Each Training Package has a paragraph that describes what a character that has this package would be like, or a basic definition of what the package entails. It then lists the time required to obtain the package, what effect on a character's starting money the package has, and a table of what special items, favors or connections might be acquired by taking this package. It then lists what Categories and Skills are obtained by taking this package, what Stat Gains might be gained, and finally, what the cost of the package is for each Profession.
4 presents six new skill categories as well as adding new skills to
existing categories. Some of these skills were mentioned in RMFRP
but were not given descriptions. The skills that are added to existing
new Skill Categories, and their associated skills, that are added are:
Sections 5, Talents, is the first section that really adds a new concept to the RMFRP game. The previous sections were just expansions of material that was presented in the original book. Talents (and Flaws) are primarily meant to be a way of giving your character background material. It is expected that the players will come up with a story that explains how their character obtained a particular Talent or Flaw. Talents are things that affect your character in a positive way, an ability that grants you some sort of advantage. There is a table that breaks down the way you can obtain Talents and Flaws, allowing variations of player-selected Talents, randomly generated Talents, and Talents that come with or without associated Flaws of various degrees.
The Talents are broken into five different categories: Special Training, Physical Abilities, Mental Abilities, Mystical Abilities, and Special Abilities. They are also broken down as Lesser, Minor, Major, and Greater Talents. There are twenty two pages that are then devoted to describing the Talents that are available. Each description includes a paragraph that describes the game mechanics of the talent, then a paragraph of flavor text to help clarify the Talent and provide an example of how to incorporate it into your characters background. For example, in regards to Danger Sense, the game mechanics portion reads "You may make an Alertness maneuver to detect danger (GM's discretion). You all receive a special bonus of +10 to your Awareness - Perceptions category." The flavor text reads "Whenever you get near some source of danger, you can feel it. You cannot always depend on it, but it has certainly saved your life on more than one occasion. You do not tell people about your sense because they would not believe you. You use it to your advantage, though."
Section 6 - Status, Wealth & Items expands on the Talent system, presenting options that affect the characters social standing, connections to persons of power, wealth, and Special Items that the character could have.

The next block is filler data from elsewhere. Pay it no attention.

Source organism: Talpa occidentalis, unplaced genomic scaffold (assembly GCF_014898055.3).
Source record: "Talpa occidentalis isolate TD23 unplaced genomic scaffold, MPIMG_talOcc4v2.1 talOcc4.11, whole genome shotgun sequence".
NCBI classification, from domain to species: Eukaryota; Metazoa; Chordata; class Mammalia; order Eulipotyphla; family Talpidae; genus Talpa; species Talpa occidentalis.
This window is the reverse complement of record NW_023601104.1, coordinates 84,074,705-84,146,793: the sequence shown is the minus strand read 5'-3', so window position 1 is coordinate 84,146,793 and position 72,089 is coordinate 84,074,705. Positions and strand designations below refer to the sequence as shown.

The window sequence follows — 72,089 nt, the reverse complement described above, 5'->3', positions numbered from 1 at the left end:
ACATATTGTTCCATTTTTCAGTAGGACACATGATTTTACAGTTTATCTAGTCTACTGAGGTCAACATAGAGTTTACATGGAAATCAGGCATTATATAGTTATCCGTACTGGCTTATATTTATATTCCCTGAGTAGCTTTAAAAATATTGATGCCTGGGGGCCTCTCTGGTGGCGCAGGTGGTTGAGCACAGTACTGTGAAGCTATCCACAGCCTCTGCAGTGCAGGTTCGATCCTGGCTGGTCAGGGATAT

Section 7 - Flaws are basically the mirrors to talents. They are things that can affect your character in a negative way. These are broken down into the same sorts of categories as Talents and described in a similar manner.
8 - Defining Your Character's "Life" delves into the non statistical
portions of character creation. It describes what other things should
be considered when creating a character, such as who his parents and siblings
are and where his home was. What is the character's personality like?
What religious affiliations does he have?
Section 9 - Optional Rules for Utilizing Talents & Flaws. As the title of this sections suggests, optional rules such as modifications to the costs and availability of talents and flaws are presented, as well as a Point Based system for purchasing Talents and Flaws are presented here.
Section 10 - Optional Rules offers an assortment of additional optional rules for the RMFRP system. I'm not really sure why these were included in Character Law; I would have thought that Gamemaster Law would have been the better place for them. However, since they were included in the RMSS book, by including them in Character Law, it really does complete the reprinting of RMSS. Personally, I think this space would have been better used to reprint the non magic-using professions. As the magic-using professions are all reprinted in the various Spell Law books, it would be nice to have the non-magic professions in this book to reduce the number of books you need to haul around.
Section 11 - The Master Tables collects the commonly required information from RMFRP and Character Law needed for generating characters, and summarizes it into tables.